Marguerite blushed deeply, and turned away to her embroidery-frame in a corner by the window. The film showed itself in Obenreizer's eyes, and the smile came something sourly to Obenreizer's lips. To have told Vendale that there was no reasonable prospect of his coming back in good time, would have been to risk offending a man whose favourable opinion was of solid commercial importance to him. Accepting his defeat with the best possible grace, he declared himself to be equally honoured and delighted by Vendale's proposal. "So frank, so friendly, so English!" He bustled about, apparently looking for something he wanted, disappeared for a moment through the folding-doors communicating with the next room, came back with his hat and coat, and protesting that he would return at the earliest possible moment, embraced Vendale's elbows, and vanished from the scene in company with the speechless friend.

Vendale turned to the corner by the window, in which Marguerite had placed herself with her work. There, as if she had dropped from the ceiling, or come up through the floor--there, in the old attitude, with her face to the stove--sat an Obstacle that had not been foreseen, in the person of Madame Dor! She half got up, half looked over her broad shoulder at Vendale, and plumped down again. Was she at work? Yes. Cleaning Obenreizer's gloves, as before? No; darning Obenreizer's stockings.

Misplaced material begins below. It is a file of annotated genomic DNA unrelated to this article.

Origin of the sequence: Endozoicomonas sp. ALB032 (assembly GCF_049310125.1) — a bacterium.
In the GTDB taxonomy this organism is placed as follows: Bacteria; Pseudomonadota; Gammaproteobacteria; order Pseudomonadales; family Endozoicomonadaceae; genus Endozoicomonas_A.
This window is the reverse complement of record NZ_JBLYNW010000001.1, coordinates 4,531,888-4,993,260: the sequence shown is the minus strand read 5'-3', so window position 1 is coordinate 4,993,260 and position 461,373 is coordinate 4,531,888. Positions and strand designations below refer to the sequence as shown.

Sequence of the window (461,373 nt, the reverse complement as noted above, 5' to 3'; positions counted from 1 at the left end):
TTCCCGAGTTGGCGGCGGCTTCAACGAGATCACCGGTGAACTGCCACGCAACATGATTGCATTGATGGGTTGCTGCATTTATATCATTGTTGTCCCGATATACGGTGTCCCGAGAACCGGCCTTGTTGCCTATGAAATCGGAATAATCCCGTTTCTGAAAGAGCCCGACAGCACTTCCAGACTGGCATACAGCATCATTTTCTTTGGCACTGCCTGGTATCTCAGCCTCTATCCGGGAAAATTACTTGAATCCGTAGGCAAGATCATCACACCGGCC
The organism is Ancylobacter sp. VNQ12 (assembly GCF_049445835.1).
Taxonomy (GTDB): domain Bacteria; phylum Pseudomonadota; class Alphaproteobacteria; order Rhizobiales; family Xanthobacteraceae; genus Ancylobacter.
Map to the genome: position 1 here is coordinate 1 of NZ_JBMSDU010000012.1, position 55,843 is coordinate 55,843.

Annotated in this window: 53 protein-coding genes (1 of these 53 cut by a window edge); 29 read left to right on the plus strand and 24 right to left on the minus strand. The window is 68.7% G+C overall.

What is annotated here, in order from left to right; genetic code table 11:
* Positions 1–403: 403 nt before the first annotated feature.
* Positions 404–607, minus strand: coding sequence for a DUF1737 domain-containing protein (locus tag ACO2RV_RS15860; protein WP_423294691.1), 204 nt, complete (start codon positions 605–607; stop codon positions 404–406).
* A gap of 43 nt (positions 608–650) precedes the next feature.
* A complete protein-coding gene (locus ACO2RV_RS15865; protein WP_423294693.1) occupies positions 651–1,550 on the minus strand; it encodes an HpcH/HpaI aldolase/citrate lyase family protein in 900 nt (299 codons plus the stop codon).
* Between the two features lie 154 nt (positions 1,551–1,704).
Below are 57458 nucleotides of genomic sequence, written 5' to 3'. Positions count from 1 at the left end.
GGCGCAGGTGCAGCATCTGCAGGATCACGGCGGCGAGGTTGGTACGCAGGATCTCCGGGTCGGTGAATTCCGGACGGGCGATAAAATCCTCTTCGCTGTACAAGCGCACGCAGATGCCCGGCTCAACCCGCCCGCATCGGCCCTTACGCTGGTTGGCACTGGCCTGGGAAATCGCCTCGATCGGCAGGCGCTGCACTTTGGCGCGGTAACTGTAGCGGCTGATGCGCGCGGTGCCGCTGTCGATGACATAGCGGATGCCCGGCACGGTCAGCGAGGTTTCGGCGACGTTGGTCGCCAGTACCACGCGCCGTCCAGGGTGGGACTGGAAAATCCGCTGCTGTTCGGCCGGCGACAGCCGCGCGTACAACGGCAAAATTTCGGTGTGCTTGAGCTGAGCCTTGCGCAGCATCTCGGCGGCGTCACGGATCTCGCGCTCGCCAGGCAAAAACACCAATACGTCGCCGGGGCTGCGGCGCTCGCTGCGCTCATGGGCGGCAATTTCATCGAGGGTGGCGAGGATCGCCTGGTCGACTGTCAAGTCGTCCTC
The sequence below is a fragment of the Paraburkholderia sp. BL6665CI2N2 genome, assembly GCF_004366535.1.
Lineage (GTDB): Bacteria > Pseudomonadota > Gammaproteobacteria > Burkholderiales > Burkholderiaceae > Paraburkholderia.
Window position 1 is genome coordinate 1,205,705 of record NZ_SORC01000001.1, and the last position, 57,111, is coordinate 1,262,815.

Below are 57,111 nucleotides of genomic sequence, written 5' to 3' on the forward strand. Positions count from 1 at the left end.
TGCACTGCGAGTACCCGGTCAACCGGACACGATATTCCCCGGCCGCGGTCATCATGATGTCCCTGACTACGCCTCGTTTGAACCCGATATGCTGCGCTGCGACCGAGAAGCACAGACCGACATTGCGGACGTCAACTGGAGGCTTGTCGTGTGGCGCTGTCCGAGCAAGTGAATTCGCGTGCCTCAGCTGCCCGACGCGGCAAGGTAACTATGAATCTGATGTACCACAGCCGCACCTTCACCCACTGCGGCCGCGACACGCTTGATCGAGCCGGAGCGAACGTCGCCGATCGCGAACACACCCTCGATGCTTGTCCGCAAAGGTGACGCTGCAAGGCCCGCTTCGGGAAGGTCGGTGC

The case was now desperate. Two serious considerations presented themselves to Vendale. Was it possible to put Madame Dor into the stove? The stove wouldn't hold her. Was it possible to treat Madame Dor, not as a living woman, but as an article of furniture? Could the mind be brought to contemplate this respectable matron purely in the light of a chest of drawers, with a black gauze held- dress accidentally left on the top of it? Yes, the mind could be brought to do that. With a comparatively trifling effort, Vendale's mind did it. As he took his place on the old-fashioned window-seat, close by Marguerite and her embroidery, a slight movement appeared in the chest of drawers, but no remark issued from it. Let it be remembered that solid furniture is not easy to move, and that it has this advantage in consequence--there is no fear of upsetting it.

Unusually silent and unusually constrained--with the bright colour fast fading from her face, with a feverish energy possessing her fingers--the pretty Marguerite bent over her embroidery, and worked as if her life depended on it. Hardly less agitated himself, Vendale felt the importance of leading her very gently to the avowal which he was eager to make--to the other sweeter avowal still, which he was longing to hear. A woman's love is never to be taken by storm; it yields insensibly to a system of gradual approach. It ventures by the roundabout way, and listens to the low voice. Vendale led her memory back to their past meetings when they were travelling together in Switzerland. They revived the impressions, they recalled the events, of the happy bygone time. Little by little, Marguerite's constraint vanished. She smiled, she was interested, she looked at Vendale, she grew idle with her needle, she made false stitches in her work. Their voices sank lower and lower; their faces bent nearer and nearer to each other as they spoke. And Madame Dor? Madame Dor behaved like an angel. She never looked round; she never said a word; she went on with Obenreizer's stockings. Pulling each stocking up tight over her left arm, and holding that arm aloft from time to time, to catch the light on her work, there were moments--delicate and indescribable moments--when Madame Dor appeared to be sitting upside down, and contemplating one of her own respectable legs, elevated in the air. As the minutes wore on, these elevations followed each other at longer and longer intervals.

Charles Dickens